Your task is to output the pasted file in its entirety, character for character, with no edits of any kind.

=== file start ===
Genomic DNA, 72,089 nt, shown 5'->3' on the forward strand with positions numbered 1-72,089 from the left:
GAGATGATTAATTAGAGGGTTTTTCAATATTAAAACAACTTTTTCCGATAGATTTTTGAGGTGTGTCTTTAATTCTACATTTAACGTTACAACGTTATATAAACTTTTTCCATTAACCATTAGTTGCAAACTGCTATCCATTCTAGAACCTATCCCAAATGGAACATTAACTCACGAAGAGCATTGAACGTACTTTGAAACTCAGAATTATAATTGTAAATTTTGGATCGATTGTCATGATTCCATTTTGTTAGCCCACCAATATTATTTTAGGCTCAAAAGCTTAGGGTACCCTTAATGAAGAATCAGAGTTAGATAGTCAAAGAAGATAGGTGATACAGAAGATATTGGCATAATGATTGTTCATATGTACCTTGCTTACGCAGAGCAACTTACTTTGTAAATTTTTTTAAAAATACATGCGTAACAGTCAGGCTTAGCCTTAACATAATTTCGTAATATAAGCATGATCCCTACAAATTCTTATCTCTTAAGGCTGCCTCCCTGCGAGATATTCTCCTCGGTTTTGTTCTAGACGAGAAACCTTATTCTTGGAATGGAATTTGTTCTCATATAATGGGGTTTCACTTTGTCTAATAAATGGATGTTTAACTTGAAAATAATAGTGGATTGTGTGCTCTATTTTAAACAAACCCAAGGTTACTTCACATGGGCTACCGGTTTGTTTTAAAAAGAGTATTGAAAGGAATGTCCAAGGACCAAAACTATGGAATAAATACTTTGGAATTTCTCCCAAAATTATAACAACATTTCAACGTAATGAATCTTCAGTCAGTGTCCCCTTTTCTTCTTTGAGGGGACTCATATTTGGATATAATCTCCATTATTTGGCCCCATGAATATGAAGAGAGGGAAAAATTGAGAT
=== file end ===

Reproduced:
Genomic DNA, 72,089 nt, shown 5'->3' on the forward strand with positions numbered 1-72,089 from the left:
GAGATGATTAATTAGAGGGTTTTTCAATATTAAAACAACTTTTTCCGATAGATTTTTGAGGTGTGTCTTTAATTCTACATTTAACGTTACAACGTTATATAAACTTTTTCCATTAACCATTAGTTGCAAACTGCTATCCATTCTAGAACCTATCCCAAATGGAACATTAACTCACGAAGAGCATTGAACGTACTTTGAAACTCAGAATTATAATTGTAAATTTTGGATCGATTGTCATGATTCCATTTTGTTAGCCCACCAATATTATTTTAGGCTCAAAAGCTTAGGGTACCCTTAATGAAGAATCAGAGTTAGATAGTCAAAGAAGATAGGTGATACAGAAGATATTGGCATAATGATTGTTCATATGTACCTTGCTTACGCAGAGCAACTTACTTTGTAAATTTTTTTAAAAATACATGCGTAACAGTCAGGCTTAGCCTTAACATAATTTCGTAATATAAGCATGATCCCTACAAATTCTTATCTCTTAAGGCTGCCTCCCTGCGAGATATTCTCCTCGGTTTTGTTCTAGACGAGAAACCTTATTCTTGGAATGGAATTTGTTCTCATATAATGGGGTTTCACTTTGTCTAATAAATGGATGTTTAACTTGAAAATAATAGTGGATTGTGTGCTCTATTTTAAACAAACCCAAGGTTACTTCACATGGGCTACCGGTTTGTTTTAAAAAGAGTATTGAAAGGAATGTCCAAGGACCAAAACTATGGAATAAATACTTTGGAATTTCTCCCAAAATTATAACAACATTTCAACGTAATGAATCTTCAGTCAGTGTCCCCTTTTCTTCTTTGAGGGGACTCATATTTGGATATAATCTCCATTATTTGGCCCCATGAATATGAAGAGAGGGAAAAATTGAGAT